When you think of pharmacies, you usually think of them as places to fill prescriptions for everyday medications you may need. However, thanks to an increase in accessibility of Naloxone (also known as Narcan), pharmacies may become a lifesaving force in Ohio. Here is a look at how recent changes in the law will increase pharmacists’ responsibilities and how Naloxone is preventing more opiate overdose deaths.
What Is Narcan?
According to Ohio.gov, Narcan has been safely used to treat acute overdoses and quickly restore normal breathing for more than 30 years. If the person is not experiencing an overdose, it is harmless and will not create any ill-effects, making it a safe bet if someone seems to be in distress after taking opiates. However, it must be administered by a third party because the victim is usually unconscious. It can be injected or taken as a nasal spray and takes effect rapidly, working in two to eight minutes after administration.
Changes in Access
Recently, the Ohio Department of Mental Health and Addiction Services has invested $500,000 a year to ensure that Naloxone is accessible in every Ohio county. As of now, it is available over the counter without a prescription in several states including Ohio, and many large chains such as Walgreens and Publix carry it in their pharmacies. Even Ohio State University is selling naloxone kits at their student health center pharmacy.
The Role of Pharmacists
With new changes in accessibility, pharmacists will take a more active role in education and documentation. Pharmacists in Ohio are now required to document all patients to whom they dispense the drug and to have the patient read and initial a training checklist to acknowledge that he or she has been trained in administration and dosage protocols. Under this model, doctors and pharmacists will regularly participate in updated best practices training and perform quality assurance reviews together.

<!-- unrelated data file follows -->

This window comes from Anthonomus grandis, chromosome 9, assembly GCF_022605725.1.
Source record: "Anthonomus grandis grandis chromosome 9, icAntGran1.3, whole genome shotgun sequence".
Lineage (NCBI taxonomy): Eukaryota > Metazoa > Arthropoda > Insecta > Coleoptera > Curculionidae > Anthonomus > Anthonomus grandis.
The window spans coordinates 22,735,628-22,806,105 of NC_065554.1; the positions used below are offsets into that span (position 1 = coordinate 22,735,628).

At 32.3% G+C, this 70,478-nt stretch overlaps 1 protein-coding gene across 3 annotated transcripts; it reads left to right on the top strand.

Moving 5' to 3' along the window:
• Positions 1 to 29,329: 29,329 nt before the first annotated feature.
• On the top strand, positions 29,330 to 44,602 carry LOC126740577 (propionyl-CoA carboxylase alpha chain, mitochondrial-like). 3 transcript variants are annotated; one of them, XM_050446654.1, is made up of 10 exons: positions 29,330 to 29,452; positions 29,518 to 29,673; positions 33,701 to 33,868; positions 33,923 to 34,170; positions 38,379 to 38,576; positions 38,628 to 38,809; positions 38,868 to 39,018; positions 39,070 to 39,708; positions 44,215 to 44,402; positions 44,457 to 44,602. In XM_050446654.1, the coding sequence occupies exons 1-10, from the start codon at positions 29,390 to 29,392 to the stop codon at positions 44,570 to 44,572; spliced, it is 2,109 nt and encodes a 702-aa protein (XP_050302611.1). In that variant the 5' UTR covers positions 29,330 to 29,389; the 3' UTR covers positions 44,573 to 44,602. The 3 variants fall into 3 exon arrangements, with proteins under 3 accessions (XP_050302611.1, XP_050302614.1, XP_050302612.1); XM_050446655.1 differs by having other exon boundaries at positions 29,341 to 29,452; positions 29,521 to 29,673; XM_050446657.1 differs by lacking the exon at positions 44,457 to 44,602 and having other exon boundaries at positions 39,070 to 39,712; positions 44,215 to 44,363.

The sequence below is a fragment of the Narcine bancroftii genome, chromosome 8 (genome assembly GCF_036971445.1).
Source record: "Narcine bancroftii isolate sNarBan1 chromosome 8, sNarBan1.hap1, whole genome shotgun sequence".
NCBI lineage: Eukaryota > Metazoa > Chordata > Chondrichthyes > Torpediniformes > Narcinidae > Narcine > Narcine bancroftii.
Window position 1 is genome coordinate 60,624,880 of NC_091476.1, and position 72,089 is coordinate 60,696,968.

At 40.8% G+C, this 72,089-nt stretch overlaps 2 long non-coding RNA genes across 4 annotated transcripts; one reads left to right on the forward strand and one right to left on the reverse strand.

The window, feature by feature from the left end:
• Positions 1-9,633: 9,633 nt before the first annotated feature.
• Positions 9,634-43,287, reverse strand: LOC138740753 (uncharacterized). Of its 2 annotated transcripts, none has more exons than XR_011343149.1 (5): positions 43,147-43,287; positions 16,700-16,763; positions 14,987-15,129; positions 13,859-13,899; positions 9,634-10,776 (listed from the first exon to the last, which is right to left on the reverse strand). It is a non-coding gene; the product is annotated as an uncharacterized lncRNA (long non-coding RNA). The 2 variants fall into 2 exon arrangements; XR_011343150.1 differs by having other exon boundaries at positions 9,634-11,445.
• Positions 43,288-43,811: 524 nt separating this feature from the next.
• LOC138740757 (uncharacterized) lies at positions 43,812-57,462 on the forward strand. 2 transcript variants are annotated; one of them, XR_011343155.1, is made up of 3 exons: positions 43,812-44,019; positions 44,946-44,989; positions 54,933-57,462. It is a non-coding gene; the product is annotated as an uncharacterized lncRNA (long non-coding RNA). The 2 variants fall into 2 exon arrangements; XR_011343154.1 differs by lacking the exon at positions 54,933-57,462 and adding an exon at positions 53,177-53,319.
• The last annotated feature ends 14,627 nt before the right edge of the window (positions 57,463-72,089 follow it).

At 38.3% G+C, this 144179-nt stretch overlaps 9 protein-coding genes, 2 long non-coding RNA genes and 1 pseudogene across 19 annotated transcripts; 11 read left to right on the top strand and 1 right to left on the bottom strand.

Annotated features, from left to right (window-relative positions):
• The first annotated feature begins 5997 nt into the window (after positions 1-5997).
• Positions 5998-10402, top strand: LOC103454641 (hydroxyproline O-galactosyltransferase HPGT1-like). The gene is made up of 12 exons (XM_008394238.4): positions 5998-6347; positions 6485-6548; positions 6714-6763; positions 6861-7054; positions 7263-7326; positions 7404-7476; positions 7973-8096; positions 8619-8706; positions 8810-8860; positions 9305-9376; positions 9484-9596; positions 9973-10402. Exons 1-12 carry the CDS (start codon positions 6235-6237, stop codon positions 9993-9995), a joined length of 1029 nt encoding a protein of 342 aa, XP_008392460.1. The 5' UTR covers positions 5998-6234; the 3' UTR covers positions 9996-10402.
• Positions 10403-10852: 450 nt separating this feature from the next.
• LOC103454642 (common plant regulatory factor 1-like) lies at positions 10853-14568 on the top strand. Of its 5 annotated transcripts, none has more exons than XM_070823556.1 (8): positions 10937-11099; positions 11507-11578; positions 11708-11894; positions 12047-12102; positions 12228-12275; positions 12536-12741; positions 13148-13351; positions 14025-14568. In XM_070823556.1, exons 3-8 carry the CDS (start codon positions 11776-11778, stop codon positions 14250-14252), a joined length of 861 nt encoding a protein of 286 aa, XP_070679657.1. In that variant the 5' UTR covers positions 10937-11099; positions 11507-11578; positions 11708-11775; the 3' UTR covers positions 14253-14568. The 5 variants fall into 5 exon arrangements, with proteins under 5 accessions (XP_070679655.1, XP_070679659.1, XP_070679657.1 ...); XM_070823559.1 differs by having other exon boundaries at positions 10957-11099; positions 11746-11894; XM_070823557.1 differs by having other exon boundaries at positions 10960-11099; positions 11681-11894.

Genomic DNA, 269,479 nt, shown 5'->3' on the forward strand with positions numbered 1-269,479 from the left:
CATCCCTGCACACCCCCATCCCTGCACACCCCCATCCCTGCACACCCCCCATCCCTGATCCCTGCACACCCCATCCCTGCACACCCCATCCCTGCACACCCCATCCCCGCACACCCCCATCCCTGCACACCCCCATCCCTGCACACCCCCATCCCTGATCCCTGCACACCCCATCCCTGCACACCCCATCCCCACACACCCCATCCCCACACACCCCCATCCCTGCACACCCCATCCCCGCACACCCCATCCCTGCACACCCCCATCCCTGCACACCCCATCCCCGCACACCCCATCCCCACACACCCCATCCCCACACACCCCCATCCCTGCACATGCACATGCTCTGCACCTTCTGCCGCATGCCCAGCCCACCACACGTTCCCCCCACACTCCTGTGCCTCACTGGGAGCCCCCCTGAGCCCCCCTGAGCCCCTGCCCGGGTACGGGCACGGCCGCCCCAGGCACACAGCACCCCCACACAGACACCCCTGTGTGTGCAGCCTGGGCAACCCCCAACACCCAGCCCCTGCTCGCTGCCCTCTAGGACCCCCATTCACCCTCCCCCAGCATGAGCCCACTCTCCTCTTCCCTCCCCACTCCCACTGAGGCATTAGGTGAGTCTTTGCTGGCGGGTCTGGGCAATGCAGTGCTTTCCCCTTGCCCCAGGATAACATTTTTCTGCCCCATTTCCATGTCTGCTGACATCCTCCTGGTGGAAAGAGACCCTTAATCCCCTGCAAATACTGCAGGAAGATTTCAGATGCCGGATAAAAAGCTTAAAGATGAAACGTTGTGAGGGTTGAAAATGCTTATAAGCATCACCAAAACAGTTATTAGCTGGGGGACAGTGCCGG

The cost of Naloxone will vary depending on whether it is filled generically or under its easier-to-administer brand name, Narcan. Unfortunately, due to higher demand, prices are up nationwide. For those who have health insurance, it can sometimes cost less than $10, but those who are uninsured may pay between $40-$140. A search on GoodRx indicates that name brand Narcan is about $135.00 to fill out of pocket at most pharmacies in Cleveland.
Naloxone is highly effective at reversing the effects of opiate overdose, but if an excess of the drug has been taken or an especially powerful version like Fentanyl, it can require two full dosages to work. Because this is an emergency drug, it is important to act quickly to save a life. That is why it is carried by EMS and other emergency personnel. If you are an opiate addict or have a friend or loved one who is, you should have it dispensed ahead of time as a just-in-case measure to carry with you, much you might carry an Epi-Pen.
Are you or any of your loved ones struggling with opiate addiction? Recovery Village Columbus is here to help. Contact us today to learn more about our treatment facilities and options that save lives.